Thursday, June 30, 2016

Interning with the Atlanta Shakespeare Company

Hi everyone!  I’m Sidney, and this summer I am the Superheroes intern for the Shakespeare Tavern Playhouse.

This first June session, I worked with Katie Wine and Kathryn Lawson as teaching artists at our Decatur location of Shakespeare Superheroes.  We had nineteen phenomenal kids who in just two weeks learned the epic, intricate stories of both King Lear and The Taming of the Shrew.  On day one, we got to know each other, began to understand our plays and did a little acting with Story of the Play, and played many fun games together.  All of the children got their scripts on day two, and by day three some had even already memorized their monologues!  I was so impressed by the diligence and hard work these children put forth in memorizing their complex lines and comprehending their characters in just two weeks.  I never expected such professional attitudes of children ages six to fourteen, plus with the added silly bonus of the joy and energy children bring to the stage. 

I brought some of my own personal experience teaching to the camp by introducing Mad Libs as an entertaining way to take our stories and have some fun with them!  I created six pages per show with blanks for adjectives, nouns, verbs, and adverbs, and the kids themselves invented hilarious scenes and then split off into the roles to act them out for everyone!  It was a way for them to further understand relationships and become more familiar with the characters, and also to have some very silly fun.  Our angry line, “O, Goneril!” became, “O, mashed potatoes!” and was certainly a hit for the rest of camp.

How do children this young understand the Shakespearean lines they are saying?  My fellow teaching artists and I work hard to help these kids come to their own conclusions through Directing by Asking Questions.  This has been my first experience with this type of teaching and directing.  I have personally always had directors in the past that just tell the actor where to go with no actor input or motivation behind it.  Directing by asking questions allows the children to grow through the process and have individual discoveries and develop the tools to help them understand more text themselves in the future.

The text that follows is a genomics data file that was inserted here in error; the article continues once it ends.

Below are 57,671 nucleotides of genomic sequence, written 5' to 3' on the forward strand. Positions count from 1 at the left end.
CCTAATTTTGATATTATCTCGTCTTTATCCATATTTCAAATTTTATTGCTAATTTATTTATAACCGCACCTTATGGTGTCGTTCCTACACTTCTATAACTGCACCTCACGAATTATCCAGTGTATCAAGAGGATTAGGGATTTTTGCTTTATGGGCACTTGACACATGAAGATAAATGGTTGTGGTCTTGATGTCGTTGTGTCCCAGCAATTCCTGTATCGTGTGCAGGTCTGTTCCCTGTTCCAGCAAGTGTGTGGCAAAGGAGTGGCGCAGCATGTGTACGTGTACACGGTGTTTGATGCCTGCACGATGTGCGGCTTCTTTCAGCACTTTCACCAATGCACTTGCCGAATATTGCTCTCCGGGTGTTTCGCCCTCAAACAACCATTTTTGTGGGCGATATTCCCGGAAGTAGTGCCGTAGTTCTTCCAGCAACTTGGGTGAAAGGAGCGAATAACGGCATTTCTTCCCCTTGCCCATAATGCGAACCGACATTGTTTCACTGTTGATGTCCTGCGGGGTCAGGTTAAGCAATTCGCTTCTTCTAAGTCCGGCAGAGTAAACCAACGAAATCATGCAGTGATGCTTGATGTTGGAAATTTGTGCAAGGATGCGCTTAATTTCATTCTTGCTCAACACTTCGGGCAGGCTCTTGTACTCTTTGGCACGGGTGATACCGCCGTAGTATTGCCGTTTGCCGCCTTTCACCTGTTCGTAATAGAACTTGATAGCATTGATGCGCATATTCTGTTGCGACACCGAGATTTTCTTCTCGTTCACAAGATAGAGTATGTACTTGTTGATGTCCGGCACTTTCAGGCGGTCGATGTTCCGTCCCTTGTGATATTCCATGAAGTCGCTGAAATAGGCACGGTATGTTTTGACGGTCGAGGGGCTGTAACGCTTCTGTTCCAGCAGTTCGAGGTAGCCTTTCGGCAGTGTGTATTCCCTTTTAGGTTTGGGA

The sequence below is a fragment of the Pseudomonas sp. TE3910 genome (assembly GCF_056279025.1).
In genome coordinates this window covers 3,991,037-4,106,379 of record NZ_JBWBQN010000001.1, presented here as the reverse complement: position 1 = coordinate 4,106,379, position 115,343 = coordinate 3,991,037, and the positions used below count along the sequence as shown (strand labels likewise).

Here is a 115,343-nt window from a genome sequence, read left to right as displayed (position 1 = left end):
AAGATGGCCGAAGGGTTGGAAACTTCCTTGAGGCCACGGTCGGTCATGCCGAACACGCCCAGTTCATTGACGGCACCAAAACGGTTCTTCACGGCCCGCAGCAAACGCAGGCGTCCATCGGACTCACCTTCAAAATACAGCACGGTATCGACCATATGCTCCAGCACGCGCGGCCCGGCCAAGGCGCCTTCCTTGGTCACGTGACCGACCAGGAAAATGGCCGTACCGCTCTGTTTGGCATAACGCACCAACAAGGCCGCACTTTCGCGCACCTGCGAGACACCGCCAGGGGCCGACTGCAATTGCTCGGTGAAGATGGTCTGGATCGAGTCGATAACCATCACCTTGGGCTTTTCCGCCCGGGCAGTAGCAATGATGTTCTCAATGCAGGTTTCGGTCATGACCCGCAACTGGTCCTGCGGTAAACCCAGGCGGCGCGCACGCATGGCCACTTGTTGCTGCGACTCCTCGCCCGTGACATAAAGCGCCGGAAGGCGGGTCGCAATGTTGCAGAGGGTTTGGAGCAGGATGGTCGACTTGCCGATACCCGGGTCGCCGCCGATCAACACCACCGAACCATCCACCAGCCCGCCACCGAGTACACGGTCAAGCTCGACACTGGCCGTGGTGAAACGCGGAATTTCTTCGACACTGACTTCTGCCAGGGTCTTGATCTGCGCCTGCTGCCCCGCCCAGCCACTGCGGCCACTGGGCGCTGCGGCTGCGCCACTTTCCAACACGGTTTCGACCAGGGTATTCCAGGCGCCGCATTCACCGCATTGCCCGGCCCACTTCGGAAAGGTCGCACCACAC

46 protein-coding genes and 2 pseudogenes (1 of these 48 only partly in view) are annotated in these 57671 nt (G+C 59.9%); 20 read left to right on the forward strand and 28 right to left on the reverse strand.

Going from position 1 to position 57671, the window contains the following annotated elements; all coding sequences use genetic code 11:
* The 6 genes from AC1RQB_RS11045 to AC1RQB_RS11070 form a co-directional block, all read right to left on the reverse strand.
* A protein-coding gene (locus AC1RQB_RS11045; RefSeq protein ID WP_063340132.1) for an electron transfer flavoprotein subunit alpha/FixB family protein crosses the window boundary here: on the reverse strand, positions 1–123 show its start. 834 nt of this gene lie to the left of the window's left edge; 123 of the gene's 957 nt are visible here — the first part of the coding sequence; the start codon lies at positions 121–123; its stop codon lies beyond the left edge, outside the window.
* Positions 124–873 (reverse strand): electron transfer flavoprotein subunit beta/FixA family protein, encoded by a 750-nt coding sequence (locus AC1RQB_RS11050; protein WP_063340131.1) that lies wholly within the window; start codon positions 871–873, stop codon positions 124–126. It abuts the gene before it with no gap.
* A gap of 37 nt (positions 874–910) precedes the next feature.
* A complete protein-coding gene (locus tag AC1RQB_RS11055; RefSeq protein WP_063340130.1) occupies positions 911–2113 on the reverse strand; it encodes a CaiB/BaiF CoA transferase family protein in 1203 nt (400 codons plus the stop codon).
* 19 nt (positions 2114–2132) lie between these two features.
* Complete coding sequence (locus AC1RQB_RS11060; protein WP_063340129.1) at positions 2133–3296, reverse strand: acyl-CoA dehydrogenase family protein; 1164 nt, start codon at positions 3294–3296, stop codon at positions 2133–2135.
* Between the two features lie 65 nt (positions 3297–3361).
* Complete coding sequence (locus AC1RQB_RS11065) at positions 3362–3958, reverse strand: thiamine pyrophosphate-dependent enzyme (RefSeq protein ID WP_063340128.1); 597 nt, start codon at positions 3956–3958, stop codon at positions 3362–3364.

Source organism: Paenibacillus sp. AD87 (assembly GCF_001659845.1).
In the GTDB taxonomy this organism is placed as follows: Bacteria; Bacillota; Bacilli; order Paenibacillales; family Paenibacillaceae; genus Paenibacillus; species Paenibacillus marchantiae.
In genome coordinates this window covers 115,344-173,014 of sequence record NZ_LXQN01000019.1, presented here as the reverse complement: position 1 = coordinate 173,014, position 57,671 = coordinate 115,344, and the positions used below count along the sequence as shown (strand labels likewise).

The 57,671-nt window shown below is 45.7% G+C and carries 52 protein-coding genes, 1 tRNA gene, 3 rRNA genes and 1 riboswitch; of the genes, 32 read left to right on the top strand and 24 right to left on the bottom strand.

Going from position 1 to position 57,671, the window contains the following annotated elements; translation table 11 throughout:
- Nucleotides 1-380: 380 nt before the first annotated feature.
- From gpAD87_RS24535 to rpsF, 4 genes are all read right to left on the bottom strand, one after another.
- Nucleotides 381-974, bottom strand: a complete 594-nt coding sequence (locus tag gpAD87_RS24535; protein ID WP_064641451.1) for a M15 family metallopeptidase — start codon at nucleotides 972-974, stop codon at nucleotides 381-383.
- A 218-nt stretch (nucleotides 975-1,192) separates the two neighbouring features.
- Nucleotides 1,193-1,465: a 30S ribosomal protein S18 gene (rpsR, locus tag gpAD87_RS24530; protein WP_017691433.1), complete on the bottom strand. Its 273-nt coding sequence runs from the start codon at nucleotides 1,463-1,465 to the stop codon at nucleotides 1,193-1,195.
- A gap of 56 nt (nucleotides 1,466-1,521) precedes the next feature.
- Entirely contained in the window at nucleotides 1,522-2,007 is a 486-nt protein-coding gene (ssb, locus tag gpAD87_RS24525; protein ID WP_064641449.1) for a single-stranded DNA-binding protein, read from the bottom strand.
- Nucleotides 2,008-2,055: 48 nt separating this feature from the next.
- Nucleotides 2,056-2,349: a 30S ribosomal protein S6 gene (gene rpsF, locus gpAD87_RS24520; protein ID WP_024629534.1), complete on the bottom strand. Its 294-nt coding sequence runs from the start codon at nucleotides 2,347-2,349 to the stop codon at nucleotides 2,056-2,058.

The imagination and creativity of these students was so inspirational.  They really got into their roles and committed to their performance with such strength and passion.  They even used the art supplies we had to make some of their own props and invitations, such as construction paper swords for knights, sparkly pipe cleaner jewelry for the wealthy, and their own posters advertising their shows.

I definitely learned a lot with the performance process as well.  With thirty-two scenes, nineteen children who had at least four costumes each, over ten quick changes, and six difference places they could enter and exit from, it was… hectic!  I took a lot of initiative backstage in managing everyone by writing down every single entrance and exit in my script, and even putting together a Master Entrance sheet for my helpers to follow when we got to the Tavern the day of our performance.  I made sure everyone was in their places a scene or two in advance to enter from stage right, stage left, and center, and made sure there was some extra assistance for some of our six year olds with their entrances and exits.  The final performance was incredible, and I am so proud of every single one of them.

It was such a delight to watch these children learn and grow over the past two weeks.  They overcame their nerves and confusion to put on an absolutely beautiful production.  Even if some of them do not pursue Shakespeare after this camp, they still learned team work, communication, reading comprehension, confidence, and had oh so much fun.

Submitted by Sidney Marie Joines

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